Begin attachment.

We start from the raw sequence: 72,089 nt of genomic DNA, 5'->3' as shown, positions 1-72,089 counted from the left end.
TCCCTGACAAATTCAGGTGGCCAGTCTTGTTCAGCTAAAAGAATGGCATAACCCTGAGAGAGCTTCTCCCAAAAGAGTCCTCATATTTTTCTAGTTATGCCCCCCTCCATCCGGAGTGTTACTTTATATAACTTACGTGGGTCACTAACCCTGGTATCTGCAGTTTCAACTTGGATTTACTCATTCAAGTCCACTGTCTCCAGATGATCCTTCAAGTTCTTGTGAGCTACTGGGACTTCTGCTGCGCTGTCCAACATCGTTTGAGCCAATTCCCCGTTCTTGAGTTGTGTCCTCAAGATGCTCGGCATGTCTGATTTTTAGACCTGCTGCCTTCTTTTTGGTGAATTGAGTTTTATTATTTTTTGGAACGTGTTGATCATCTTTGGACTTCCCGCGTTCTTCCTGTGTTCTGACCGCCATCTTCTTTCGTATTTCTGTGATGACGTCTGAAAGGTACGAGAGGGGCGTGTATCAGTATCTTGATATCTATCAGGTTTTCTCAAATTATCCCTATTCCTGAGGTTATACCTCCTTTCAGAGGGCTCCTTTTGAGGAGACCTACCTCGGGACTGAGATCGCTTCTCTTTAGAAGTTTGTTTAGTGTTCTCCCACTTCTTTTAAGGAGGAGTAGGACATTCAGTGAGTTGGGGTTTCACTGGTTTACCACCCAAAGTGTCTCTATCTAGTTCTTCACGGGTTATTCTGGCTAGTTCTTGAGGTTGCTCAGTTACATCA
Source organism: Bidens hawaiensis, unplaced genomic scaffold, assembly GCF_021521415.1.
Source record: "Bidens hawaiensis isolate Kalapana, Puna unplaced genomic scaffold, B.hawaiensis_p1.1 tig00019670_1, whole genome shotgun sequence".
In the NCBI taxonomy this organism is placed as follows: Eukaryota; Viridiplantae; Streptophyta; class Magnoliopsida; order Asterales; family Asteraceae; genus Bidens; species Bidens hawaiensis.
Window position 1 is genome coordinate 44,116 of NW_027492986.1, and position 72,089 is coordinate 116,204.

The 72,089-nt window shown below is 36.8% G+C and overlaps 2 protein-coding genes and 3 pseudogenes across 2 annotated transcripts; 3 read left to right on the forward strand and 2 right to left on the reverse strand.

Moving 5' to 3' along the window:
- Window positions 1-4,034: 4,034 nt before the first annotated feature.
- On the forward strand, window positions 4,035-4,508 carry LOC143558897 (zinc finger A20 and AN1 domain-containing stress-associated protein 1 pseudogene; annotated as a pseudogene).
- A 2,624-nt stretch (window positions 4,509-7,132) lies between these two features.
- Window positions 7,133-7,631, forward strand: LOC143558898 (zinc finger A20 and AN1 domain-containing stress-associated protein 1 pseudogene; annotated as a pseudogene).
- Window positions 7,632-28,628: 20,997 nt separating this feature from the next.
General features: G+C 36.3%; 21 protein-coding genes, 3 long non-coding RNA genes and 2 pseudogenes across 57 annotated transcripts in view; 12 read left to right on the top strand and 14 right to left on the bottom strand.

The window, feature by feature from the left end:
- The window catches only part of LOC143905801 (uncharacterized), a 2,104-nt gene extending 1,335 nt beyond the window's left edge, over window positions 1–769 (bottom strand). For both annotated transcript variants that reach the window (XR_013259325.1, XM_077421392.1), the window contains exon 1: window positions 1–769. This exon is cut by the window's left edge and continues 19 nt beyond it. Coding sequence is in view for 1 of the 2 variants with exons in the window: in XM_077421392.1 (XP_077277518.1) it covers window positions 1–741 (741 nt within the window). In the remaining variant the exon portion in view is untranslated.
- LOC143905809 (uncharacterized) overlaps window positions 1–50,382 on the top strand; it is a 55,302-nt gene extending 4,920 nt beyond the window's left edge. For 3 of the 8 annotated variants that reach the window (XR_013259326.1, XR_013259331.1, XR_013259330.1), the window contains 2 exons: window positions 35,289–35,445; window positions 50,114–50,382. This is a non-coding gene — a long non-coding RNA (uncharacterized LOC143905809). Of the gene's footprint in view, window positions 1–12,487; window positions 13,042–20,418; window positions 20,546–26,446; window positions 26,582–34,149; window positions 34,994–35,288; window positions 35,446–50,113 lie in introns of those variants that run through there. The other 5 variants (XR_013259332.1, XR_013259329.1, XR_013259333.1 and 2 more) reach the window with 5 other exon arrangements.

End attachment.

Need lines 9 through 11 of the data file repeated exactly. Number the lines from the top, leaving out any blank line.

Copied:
- Window positions 1-4,034: 4,034 nt before the first annotated feature.
- On the forward strand, window positions 4,035-4,508 carry LOC143558897 (zinc finger A20 and AN1 domain-containing stress-associated protein 1 pseudogene; annotated as a pseudogene).
- A 2,624-nt stretch (window positions 4,509-7,132) lies between these two features.